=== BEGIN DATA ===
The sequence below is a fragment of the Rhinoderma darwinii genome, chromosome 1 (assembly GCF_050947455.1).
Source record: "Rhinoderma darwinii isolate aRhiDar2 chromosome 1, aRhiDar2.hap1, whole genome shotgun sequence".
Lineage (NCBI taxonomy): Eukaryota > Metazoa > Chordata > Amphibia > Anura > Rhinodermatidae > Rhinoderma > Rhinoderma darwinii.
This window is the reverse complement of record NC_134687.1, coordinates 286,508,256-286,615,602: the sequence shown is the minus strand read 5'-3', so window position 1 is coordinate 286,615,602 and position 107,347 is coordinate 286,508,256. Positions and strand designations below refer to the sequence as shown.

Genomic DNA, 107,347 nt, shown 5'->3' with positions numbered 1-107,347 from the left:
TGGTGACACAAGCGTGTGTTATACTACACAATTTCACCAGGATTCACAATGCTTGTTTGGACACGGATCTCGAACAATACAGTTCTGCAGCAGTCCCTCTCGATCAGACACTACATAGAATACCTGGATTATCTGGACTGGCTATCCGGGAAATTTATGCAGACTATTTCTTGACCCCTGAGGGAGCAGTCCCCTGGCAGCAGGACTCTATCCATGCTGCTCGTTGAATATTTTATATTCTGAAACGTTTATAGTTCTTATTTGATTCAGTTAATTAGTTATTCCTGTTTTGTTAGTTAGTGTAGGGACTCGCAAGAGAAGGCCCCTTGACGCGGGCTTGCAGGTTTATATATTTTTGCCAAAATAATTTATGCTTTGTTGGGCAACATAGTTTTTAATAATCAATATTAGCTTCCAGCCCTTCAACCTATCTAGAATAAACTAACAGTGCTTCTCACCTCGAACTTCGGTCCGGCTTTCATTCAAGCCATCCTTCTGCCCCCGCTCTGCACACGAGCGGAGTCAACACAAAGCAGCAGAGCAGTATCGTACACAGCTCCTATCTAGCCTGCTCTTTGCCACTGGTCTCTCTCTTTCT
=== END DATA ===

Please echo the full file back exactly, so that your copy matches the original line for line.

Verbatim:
The sequence below is a fragment of the Rhinoderma darwinii genome, chromosome 1 (assembly GCF_050947455.1).
Source record: "Rhinoderma darwinii isolate aRhiDar2 chromosome 1, aRhiDar2.hap1, whole genome shotgun sequence".
Lineage (NCBI taxonomy): Eukaryota > Metazoa > Chordata > Amphibia > Anura > Rhinodermatidae > Rhinoderma > Rhinoderma darwinii.
This window is the reverse complement of record NC_134687.1, coordinates 286,508,256-286,615,602: the sequence shown is the minus strand read 5'-3', so window position 1 is coordinate 286,615,602 and position 107,347 is coordinate 286,508,256. Positions and strand designations below refer to the sequence as shown.

Genomic DNA, 107,347 nt, shown 5'->3' with positions numbered 1-107,347 from the left:
TGGTGACACAAGCGTGTGTTATACTACACAATTTCACCAGGATTCACAATGCTTGTTTGGACACGGATCTCGAACAATACAGTTCTGCAGCAGTCCCTCTCGATCAGACACTACATAGAATACCTGGATTATCTGGACTGGCTATCCGGGAAATTTATGCAGACTATTTCTTGACCCCTGAGGGAGCAGTCCCCTGGCAGCAGGACTCTATCCATGCTGCTCGTTGAATATTTTATATTCTGAAACGTTTATAGTTCTTATTTGATTCAGTTAATTAGTTATTCCTGTTTTGTTAGTTAGTGTAGGGACTCGCAAGAGAAGGCCCCTTGACGCGGGCTTGCAGGTTTATATATTTTTGCCAAAATAATTTATGCTTTGTTGGGCAACATAGTTTTTAATAATCAATATTAGCTTCCAGCCCTTCAACCTATCTAGAATAAACTAACAGTGCTTCTCACCTCGAACTTCGGTCCGGCTTTCATTCAAGCCATCCTTCTGCCCCCGCTCTGCACACGAGCGGAGTCAACACAAAGCAGCAGAGCAGTATCGTACACAGCTCCTATCTAGCCTGCTCTTTGCCACTGGTCTCTCTCTTTCT